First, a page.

BEIJING, Jan. 13 -- Experts predict the Chinese central bank's monetary policy to be variable this year as both global and domestic markets face uncertainties.
The monetary policies of the Chinese central bank will differ from 2013 and will be variable instead of remaining linear, Lu Zhengwei, chief economist at the Industrial Bank, said in Monday's Economic Information newspaper.
Aside from uncertainties in global markets, domestic economic situations will also be volatile, as most forecast the economic growth rate in 2014 to be lower than that of 2013, said Zhao Qingming, a finance researcher.
The remarks followed a briefing issued on Friday following the 2014 work conference of the People's Bank of China, or the central bank.
In the conference, the central bank changed its wording for 2014 macro-control policies. The policies will be "more prospective, focused and coordinated," unlike the 2013 macro-control policy, which emphasized "maintaining policies' continuity and stability," according to the briefing.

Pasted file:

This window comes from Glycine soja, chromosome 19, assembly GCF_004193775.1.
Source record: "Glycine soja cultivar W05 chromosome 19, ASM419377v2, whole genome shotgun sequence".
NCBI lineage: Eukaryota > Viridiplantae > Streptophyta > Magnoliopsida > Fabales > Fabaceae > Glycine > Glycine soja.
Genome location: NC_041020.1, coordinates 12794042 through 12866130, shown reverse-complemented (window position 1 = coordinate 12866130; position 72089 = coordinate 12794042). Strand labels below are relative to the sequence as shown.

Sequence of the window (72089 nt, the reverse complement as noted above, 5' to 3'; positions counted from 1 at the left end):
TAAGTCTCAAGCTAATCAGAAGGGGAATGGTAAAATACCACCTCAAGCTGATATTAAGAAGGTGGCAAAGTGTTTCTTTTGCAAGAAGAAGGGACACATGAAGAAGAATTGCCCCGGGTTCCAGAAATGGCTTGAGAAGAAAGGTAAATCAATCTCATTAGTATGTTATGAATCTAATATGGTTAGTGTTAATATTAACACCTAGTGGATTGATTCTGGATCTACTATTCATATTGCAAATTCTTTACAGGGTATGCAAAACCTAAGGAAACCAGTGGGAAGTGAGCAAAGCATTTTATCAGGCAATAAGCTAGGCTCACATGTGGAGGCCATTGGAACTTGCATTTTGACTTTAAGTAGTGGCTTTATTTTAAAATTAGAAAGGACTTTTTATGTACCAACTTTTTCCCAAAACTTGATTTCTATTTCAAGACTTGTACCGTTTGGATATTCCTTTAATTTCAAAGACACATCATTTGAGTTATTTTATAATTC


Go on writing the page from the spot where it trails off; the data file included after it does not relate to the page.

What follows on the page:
Lu said that around mid-year 2014, China might fine-tune its monetary policy.
In response to tapering of quantitative easing by the U.S. Fed, China's reserve requirements ratio might be lowered in 2014, according to Lu. A lower reserve requirements ratio means looser monetary policies.
China has kept a proactive fiscal policy since late 2008, when the country unveiled a 4-trillion-yuan (654.7 billion U.S. dollars) stimulus package to counter the impact of the global financial crisis. Its monetary policy has been prudent since late 2010.
China will publicize its economic performance on Jan. 20. The country set its 2013 growth rate target at 7.5 percent.